Inside a nondescript clinic in Dearborn, Michigan, refugees from Lebanon, Iraq, Yemen, and Palestine disclose personal histories shaped by both war and infertility. They are not unrelated experiences, as Marcia C. Inhorn demonstrates throughout this book. The ethnographic accounts she collects over her five years of study vividly collapse the health consequences of conflict, exile, and poverty into the frame of reproductive care in America. What possibilities remain for men and women in the double exile from reproductive futures and war-ravaged homelands? Moreover, what should be done to help Arab refugees establish lives and livelihoods? Inhorn contributes important language to these struggles in her conceptualization of “reproductive exile,” and this work unfolds as a testament to the pain and prospects of making lives and families under the terms of US resettlement.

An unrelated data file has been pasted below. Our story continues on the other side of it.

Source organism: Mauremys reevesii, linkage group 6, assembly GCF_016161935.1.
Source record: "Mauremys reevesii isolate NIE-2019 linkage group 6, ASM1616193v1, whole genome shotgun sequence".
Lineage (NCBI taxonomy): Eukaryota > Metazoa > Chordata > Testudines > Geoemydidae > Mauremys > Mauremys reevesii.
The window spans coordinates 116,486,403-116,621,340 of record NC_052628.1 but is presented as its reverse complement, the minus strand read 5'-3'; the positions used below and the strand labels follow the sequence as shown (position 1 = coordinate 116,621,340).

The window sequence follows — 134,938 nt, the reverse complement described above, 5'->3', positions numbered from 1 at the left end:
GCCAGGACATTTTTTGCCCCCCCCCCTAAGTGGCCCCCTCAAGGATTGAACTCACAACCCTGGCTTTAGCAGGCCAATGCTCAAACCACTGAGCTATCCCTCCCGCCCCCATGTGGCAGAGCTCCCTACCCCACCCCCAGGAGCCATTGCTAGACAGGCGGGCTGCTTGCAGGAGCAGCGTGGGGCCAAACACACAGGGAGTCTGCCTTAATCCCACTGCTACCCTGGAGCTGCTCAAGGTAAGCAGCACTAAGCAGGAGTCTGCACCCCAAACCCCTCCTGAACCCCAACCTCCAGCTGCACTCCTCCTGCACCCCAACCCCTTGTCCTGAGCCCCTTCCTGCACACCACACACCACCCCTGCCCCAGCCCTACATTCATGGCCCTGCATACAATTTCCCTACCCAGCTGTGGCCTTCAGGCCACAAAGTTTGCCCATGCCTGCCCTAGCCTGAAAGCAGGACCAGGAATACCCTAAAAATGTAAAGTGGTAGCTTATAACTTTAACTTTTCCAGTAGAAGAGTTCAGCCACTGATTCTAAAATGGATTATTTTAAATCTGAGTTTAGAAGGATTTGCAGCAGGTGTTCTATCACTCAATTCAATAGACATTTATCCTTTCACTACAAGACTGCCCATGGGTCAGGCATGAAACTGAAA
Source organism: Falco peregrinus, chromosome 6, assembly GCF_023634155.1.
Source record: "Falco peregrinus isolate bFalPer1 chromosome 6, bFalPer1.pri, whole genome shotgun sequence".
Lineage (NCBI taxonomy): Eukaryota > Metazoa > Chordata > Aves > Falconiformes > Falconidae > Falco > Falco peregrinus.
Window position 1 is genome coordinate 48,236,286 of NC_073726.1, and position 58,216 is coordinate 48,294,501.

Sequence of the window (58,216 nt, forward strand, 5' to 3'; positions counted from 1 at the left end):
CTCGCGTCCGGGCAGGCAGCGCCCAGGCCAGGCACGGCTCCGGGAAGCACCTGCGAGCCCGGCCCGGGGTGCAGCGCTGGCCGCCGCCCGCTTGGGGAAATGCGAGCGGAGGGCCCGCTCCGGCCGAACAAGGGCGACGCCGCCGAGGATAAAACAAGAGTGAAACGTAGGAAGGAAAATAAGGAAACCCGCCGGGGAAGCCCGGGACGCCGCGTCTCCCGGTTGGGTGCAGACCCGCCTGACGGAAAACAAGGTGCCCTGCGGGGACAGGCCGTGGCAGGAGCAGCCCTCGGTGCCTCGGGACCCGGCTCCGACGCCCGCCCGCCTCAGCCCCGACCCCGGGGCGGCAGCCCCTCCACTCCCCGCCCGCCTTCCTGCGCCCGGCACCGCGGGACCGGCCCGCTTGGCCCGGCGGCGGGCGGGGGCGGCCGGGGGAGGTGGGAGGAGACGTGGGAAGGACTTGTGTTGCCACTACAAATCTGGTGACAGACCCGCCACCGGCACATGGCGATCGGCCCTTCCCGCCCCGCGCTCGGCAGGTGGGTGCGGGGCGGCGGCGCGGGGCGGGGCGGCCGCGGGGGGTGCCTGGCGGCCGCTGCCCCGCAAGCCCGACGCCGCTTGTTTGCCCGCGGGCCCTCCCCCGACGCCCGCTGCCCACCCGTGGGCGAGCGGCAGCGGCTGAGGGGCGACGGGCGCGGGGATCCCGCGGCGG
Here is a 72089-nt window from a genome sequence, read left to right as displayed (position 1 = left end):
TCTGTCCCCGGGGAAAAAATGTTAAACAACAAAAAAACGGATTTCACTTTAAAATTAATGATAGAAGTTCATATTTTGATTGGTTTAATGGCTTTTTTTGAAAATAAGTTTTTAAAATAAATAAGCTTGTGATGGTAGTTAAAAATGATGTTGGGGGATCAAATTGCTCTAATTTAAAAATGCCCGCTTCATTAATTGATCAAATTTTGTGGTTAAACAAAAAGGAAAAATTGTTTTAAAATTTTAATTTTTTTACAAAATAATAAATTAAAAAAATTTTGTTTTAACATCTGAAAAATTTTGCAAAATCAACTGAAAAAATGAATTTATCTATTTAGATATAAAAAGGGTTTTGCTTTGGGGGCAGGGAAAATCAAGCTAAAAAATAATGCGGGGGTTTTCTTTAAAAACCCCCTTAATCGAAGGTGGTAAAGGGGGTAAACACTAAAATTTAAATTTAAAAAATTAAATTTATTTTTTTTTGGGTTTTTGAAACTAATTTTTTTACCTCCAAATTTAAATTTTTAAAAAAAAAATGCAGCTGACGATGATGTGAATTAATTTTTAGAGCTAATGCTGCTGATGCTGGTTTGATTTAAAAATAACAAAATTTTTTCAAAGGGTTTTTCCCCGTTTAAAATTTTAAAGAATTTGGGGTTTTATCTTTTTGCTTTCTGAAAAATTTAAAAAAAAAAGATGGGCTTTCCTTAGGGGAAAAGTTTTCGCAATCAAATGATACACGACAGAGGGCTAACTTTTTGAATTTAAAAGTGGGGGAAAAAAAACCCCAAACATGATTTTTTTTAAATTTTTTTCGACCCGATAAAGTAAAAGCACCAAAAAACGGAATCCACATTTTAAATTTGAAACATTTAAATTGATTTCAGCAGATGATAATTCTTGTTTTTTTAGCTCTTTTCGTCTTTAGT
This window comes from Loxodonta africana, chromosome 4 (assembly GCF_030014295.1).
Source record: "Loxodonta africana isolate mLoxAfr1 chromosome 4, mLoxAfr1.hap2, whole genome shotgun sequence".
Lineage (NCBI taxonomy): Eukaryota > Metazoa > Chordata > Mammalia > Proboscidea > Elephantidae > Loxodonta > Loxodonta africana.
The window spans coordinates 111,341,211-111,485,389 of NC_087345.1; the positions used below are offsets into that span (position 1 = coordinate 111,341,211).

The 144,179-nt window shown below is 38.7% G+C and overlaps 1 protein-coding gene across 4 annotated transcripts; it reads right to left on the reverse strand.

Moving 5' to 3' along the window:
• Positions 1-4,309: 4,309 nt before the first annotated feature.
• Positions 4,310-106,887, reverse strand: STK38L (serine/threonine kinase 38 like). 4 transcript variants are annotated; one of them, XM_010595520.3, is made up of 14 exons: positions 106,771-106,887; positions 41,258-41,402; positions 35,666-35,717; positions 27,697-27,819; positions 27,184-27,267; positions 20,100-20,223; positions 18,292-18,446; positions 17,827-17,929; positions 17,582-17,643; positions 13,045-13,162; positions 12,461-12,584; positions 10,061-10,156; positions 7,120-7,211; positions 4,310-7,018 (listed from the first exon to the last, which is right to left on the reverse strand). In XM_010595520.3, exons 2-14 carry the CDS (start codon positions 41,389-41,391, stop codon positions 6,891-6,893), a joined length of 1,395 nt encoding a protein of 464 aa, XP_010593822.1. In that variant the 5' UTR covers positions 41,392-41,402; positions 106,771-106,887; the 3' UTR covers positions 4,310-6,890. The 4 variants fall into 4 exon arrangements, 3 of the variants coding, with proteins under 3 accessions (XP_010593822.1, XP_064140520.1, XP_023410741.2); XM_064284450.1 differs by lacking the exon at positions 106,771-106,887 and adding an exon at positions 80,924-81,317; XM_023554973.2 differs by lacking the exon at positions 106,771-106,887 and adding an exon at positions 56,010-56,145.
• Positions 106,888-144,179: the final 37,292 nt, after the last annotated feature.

America’s Arab Refugees is built on Inhorn’s...

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